Purves R, Critchlow N, Morgan A, Stead M & Dobbie F (2020) Examining the frequency and nature of gambling marketing in televised broadcasts of professional sporting events in the United Kingdom. Public Health, 184, pp. 71-78. https://doi.org/10.1016/j.puhe.2020.02.012
Objective: Gambling operators in the United Kingdom have introduced a voluntary ban on adverts broadcast during televised sport before 21:00 (the 'whistle-to-whistle' ban). To inform debates around the potential effectiveness of this ban, we examine the frequency and nature of gambling marketing in televised broadcasts across professional sporting events.
Study Design: Frequency analysis of verbal and visual gambling marketing references during television broadcasts of football (n=5), tennis, Formula 1, boxing and rugby union (each n=1) from 2018.
Methods: For each gambling reference, we coded: whether it appeared in-play or out-of-play; location (e.g. pitch-side advertising); format (e.g. branded merchandise); duration (seconds); number of identical references visible simultaneously; brand; and presence of age restriction or harm reduction messages.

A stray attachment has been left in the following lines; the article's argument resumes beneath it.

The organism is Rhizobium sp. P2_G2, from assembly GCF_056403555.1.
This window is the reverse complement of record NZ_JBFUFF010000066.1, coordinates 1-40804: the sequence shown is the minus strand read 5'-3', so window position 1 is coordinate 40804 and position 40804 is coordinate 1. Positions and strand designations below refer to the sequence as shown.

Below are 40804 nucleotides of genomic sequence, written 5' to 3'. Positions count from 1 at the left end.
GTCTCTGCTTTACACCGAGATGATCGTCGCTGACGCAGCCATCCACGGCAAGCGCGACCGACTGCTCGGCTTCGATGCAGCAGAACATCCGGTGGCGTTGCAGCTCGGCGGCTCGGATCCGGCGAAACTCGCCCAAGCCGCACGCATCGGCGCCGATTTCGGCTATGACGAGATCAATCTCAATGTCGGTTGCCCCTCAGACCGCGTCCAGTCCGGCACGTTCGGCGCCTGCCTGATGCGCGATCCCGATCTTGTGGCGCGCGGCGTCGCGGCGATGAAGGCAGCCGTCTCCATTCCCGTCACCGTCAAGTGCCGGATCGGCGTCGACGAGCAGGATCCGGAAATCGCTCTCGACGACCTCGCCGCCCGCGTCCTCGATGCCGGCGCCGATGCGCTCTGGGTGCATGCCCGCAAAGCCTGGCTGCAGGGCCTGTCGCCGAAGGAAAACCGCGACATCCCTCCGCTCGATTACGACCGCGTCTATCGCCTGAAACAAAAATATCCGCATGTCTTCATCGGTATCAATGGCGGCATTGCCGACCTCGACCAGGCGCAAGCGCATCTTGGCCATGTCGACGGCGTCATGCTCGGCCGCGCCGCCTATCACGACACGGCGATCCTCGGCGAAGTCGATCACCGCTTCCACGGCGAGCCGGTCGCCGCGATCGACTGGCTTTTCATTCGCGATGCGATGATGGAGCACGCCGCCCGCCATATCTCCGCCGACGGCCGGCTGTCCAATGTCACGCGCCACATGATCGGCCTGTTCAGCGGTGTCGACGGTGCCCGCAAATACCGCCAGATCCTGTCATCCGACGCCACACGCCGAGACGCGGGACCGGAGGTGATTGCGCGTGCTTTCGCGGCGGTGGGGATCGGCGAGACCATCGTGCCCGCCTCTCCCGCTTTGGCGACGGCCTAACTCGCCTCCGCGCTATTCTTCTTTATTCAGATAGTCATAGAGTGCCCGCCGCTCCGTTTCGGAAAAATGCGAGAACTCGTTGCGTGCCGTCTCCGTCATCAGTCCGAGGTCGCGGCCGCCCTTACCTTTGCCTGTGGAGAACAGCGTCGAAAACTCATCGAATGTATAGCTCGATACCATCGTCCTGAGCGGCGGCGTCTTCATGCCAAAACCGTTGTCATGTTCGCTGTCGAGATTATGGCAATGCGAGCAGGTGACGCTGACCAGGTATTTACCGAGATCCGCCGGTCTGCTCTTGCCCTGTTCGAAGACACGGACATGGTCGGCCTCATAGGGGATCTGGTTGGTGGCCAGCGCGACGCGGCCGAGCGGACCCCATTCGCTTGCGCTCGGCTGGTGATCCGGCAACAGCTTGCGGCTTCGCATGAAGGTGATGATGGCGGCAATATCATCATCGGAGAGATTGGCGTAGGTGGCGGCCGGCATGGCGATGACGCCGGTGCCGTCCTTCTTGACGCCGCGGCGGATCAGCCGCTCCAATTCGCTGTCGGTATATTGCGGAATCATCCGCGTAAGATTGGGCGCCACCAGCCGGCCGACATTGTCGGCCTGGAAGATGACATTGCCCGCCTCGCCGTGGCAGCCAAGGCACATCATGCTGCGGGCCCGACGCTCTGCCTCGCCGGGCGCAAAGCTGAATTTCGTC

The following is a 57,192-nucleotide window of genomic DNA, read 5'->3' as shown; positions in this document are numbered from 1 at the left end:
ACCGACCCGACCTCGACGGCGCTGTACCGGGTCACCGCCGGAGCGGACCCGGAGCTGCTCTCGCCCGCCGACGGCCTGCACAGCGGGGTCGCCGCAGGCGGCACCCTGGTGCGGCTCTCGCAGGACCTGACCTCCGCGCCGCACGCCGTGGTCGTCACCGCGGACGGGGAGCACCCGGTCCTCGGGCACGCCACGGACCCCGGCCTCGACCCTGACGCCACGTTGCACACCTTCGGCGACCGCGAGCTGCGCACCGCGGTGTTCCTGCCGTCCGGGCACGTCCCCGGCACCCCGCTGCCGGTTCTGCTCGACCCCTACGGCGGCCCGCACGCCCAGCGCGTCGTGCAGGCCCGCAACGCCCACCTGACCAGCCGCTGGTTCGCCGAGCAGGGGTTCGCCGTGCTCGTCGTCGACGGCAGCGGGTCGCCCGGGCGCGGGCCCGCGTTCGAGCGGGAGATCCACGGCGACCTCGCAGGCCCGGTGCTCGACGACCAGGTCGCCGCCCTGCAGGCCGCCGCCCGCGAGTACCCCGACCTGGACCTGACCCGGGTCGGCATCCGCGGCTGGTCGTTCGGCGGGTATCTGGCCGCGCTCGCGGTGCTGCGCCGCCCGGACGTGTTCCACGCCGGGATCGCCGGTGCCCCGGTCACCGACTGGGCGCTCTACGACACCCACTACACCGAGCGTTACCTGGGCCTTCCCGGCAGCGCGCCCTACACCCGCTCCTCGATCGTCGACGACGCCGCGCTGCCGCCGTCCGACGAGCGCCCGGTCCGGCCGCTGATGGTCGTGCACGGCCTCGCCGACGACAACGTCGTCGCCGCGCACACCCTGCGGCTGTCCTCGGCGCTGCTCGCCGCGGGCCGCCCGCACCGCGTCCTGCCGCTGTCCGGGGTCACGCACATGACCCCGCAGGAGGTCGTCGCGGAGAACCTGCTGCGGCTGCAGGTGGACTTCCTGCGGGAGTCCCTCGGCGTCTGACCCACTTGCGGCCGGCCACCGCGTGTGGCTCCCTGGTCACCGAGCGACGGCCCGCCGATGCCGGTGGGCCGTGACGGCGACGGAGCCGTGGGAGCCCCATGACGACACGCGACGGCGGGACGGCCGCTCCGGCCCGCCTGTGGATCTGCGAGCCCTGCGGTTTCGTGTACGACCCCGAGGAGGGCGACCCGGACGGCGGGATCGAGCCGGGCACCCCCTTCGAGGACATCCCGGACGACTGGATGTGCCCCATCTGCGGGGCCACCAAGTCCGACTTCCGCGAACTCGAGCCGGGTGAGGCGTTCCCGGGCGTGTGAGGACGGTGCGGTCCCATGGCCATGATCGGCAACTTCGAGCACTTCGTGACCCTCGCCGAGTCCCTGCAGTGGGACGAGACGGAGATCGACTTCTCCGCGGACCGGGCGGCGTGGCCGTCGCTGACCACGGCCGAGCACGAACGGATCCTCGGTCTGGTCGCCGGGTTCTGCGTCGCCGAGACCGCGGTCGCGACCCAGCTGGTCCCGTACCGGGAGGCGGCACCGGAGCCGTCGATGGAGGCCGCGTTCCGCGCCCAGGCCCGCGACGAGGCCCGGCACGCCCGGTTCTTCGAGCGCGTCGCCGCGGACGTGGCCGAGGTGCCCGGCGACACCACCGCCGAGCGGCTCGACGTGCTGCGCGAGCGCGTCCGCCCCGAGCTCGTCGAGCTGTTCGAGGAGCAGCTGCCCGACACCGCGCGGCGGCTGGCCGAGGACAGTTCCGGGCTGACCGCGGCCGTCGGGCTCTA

Results: Boxing contained the most gambling references, on average, per broadcast minute (4.70 references), followed by football (2.75), rugby union (0.55), and tennis (0.11). Formula 1 contained no gambling references. In boxing, references most frequently appeared within the area-of-play. For football and rugby union, references most frequently appeared around the pitch border or within the area-of-play (e.g. branded shirts). Only a small minority of references were for adverts during commercial breaks that would be subject to the whistle-to-whistle ban(e.g. 2% of references in football). Less than 1% of references in boxing, and only 3% of references in football, contained age restriction or harm-reduction messages.
Conclusions: As gambling sponsorship extends much beyond adverts in commercial breaks, the 'whistle-to-whistle' ban will have limited effect on gambling exposure. Gambling sponsorship activities rarely contain harm reduction messages.
gambling; sponsorship; sports; television; marketing; advertising
Public Health: Volume 184